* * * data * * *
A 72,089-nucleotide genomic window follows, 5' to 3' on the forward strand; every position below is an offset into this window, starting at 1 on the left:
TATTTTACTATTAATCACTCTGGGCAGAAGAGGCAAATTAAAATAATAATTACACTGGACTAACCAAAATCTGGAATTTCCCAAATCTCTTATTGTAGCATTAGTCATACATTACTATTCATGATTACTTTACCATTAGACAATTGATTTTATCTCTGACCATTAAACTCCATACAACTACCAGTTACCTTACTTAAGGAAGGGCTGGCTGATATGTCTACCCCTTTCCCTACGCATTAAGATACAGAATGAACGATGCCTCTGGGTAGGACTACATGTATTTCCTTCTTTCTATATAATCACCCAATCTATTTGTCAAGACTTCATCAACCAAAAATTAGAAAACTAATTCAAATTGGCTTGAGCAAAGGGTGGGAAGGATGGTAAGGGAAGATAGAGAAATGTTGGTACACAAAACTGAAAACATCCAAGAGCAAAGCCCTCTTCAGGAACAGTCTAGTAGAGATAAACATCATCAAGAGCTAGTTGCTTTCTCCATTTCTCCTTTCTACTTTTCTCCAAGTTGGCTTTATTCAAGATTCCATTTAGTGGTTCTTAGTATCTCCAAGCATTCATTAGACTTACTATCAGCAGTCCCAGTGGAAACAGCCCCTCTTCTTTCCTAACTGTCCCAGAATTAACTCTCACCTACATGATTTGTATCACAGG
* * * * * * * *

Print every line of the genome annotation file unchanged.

A 72,089-nucleotide genomic window follows, 5' to 3' on the forward strand; every position below is an offset into this window, starting at 1 on the left:
TATTTTACTATTAATCACTCTGGGCAGAAGAGGCAAATTAAAATAATAATTACACTGGACTAACCAAAATCTGGAATTTCCCAAATCTCTTATTGTAGCATTAGTCATACATTACTATTCATGATTACTTTACCATTAGACAATTGATTTTATCTCTGACCATTAAACTCCATACAACTACCAGTTACCTTACTTAAGGAAGGGCTGGCTGATATGTCTACCCCTTTCCCTACGCATTAAGATACAGAATGAACGATGCCTCTGGGTAGGACTACATGTATTTCCTTCTTTCTATATAATCACCCAATCTATTTGTCAAGACTTCATCAACCAAAAATTAGAAAACTAATTCAAATTGGCTTGAGCAAAGGGTGGGAAGGATGGTAAGGGAAGATAGAGAAATGTTGGTACACAAAACTGAAAACATCCAAGAGCAAAGCCCTCTTCAGGAACAGTCTAGTAGAGATAAACATCATCAAGAGCTAGTTGCTTTCTCCATTTCTCCTTTCTACTTTTCTCCAAGTTGGCTTTATTCAAGATTCCATTTAGTGGTTCTTAGTATCTCCAAGCATTCATTAGACTTACTATCAGCAGTCCCAGTGGAAACAGCCCCTCTTCTTTCCTAACTGTCCCAGAATTAACTCTCACCTACATGATTTGTATCACAGG